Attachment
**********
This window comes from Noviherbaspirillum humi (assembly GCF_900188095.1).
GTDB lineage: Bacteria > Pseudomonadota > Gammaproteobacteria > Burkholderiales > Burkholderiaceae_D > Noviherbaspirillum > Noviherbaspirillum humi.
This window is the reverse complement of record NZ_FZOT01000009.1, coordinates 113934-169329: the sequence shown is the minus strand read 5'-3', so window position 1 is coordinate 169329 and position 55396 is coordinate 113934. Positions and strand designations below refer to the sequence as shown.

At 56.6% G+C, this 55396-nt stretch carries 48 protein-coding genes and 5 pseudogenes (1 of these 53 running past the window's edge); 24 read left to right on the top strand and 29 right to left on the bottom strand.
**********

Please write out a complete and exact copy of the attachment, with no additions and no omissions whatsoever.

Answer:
This window comes from Noviherbaspirillum humi (assembly GCF_900188095.1).
GTDB lineage: Bacteria > Pseudomonadota > Gammaproteobacteria > Burkholderiales > Burkholderiaceae_D > Noviherbaspirillum > Noviherbaspirillum humi.
This window is the reverse complement of record NZ_FZOT01000009.1, coordinates 113934-169329: the sequence shown is the minus strand read 5'-3', so window position 1 is coordinate 169329 and position 55396 is coordinate 113934. Positions and strand designations below refer to the sequence as shown.

At 56.6% G+C, this 55396-nt stretch carries 48 protein-coding genes and 5 pseudogenes (1 of these 53 running past the window's edge); 24 read left to right on the top strand and 29 right to left on the bottom strand.